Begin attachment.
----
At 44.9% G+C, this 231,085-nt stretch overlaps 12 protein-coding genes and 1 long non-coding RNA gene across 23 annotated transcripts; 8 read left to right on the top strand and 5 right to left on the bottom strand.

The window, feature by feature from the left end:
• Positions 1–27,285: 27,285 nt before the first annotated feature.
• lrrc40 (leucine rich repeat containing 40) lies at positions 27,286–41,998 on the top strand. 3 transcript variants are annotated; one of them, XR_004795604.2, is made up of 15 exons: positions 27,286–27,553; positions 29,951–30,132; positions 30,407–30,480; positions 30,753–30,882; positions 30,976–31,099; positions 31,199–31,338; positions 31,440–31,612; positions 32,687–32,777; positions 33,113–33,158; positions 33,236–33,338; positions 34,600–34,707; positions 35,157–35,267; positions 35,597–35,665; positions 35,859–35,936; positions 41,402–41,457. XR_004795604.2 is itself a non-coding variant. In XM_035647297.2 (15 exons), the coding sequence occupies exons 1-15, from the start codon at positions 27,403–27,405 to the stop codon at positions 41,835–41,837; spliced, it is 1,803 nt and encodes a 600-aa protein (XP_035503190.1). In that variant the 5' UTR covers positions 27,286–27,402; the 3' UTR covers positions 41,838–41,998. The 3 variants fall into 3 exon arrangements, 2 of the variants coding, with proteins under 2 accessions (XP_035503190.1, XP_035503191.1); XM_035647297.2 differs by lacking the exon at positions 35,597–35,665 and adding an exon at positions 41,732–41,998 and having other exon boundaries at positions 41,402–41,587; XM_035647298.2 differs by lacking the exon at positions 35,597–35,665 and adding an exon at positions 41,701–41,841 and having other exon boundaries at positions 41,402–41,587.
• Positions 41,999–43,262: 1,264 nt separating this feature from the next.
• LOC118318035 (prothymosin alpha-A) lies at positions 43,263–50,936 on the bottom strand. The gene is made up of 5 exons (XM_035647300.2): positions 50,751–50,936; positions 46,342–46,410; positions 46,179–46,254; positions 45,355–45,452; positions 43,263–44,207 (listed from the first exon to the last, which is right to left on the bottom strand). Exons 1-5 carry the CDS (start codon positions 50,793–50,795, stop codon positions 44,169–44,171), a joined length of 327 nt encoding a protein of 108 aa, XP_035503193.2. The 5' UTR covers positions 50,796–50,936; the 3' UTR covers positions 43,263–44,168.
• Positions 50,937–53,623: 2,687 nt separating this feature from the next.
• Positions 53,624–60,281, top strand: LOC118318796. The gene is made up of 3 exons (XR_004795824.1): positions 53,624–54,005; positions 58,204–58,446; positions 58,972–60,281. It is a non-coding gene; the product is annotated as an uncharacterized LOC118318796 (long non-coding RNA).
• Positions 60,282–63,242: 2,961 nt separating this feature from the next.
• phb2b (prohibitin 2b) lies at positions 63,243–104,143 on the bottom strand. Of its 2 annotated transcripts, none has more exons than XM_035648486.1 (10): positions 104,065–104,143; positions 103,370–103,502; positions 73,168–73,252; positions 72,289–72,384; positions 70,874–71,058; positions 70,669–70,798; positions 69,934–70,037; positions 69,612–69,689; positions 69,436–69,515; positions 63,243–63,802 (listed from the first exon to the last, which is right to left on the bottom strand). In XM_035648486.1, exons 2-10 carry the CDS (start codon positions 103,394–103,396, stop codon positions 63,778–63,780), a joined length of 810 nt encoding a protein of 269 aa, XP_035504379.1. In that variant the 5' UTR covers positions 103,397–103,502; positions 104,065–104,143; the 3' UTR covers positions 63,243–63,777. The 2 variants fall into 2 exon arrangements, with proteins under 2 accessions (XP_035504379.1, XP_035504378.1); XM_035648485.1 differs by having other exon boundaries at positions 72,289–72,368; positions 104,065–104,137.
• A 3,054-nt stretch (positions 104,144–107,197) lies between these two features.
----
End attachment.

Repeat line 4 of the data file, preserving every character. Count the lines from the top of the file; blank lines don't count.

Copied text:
• lrrc40 (leucine rich repeat containing 40) lies at positions 27,286–41,998 on the top strand. 3 transcript variants are annotated; one of them, XR_004795604.2, is made up of 15 exons: positions 27,286–27,553; positions 29,951–30,132; positions 30,407–30,480; positions 30,753–30,882; positions 30,976–31,099; positions 31,199–31,338; positions 31,440–31,612; positions 32,687–32,777; positions 33,113–33,158; positions 33,236–33,338; positions 34,600–34,707; positions 35,157–35,267; positions 35,597–35,665; positions 35,859–35,936; positions 41,402–41,457. XR_004795604.2 is itself a non-coding variant. In XM_035647297.2 (15 exons), the coding sequence occupies exons 1-15, from the start codon at positions 27,403–27,405 to the stop codon at positions 41,835–41,837; spliced, it is 1,803 nt and encodes a 600-aa protein (XP_035503190.1). In that variant the 5' UTR covers positions 27,286–27,402; the 3' UTR covers positions 41,838–41,998. The 3 variants fall into 3 exon arrangements, 2 of the variants coding, with proteins under 2 accessions (XP_035503190.1, XP_035503191.1); XM_035647297.2 differs by lacking the exon at positions 35,597–35,665 and adding an exon at positions 41,732–41,998 and having other exon boundaries at positions 41,402–41,587; XM_035647298.2 differs by lacking the exon at positions 35,597–35,665 and adding an exon at positions 41,701–41,841 and having other exon boundaries at positions 41,402–41,587.